The moment of spontaneity was frightening. But Jackman says it was also a breakthrough, and he thinks it could change the way he works in the future. "Although I'm well prepared and do research, sometimes my head can get in the way," he says candidly. "I really noticed that Jake [Gyllenhaal, his co-star] has a great ability to just be instinctive on camera, even though he also prepares a lot." The take brought out a similar quality in Jackman: "I was able to just let things go."

Quebec, Canada-based Villeneuve, who is making his English-language directorial debut, agrees. "It was very, very impressive what I got out of [Jackman] when he was angry. I still have shivers when I think about it. I love the fact that he was ready to go into that ugly part of himself and did it without judgment."

The lengths Dover goes to try and find his daughter turn him into a torturer. The film portrays this unflinchingly, and what it has to say about the nature of violence, was part of what appealed to Jackman.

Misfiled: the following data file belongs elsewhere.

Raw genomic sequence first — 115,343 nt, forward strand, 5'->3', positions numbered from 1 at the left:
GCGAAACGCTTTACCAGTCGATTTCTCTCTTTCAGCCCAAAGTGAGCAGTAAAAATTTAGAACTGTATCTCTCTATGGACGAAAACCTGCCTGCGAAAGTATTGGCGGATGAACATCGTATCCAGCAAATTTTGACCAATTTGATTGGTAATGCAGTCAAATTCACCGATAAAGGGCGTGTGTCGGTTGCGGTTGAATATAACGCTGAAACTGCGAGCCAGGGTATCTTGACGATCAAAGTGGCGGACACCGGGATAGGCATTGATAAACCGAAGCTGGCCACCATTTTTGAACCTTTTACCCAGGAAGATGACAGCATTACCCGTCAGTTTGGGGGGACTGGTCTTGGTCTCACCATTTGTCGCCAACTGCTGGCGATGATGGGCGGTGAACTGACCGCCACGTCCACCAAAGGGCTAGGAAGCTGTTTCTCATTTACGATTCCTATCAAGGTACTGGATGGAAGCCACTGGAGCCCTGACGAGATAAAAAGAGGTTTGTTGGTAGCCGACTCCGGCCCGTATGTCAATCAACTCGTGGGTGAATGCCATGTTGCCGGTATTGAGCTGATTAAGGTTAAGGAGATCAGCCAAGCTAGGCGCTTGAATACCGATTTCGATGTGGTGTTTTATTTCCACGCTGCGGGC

"I've done seven movies playing Wolverine where the violence is weirdly celebrated. People go to see the violence; they clap and cheer it," he says. "But real violence is uncomfortable. Real violence is messy and the collateral damage is huge, and I think it's important to look at it."

The Prisoners' shoot took him to some dark places, but Jackman says it was nothing compared to the research he undertook. The actor researched real-life child abduction cases, and found himself confronted with tales of pain and madness that were "way more violent and more horrific than this film".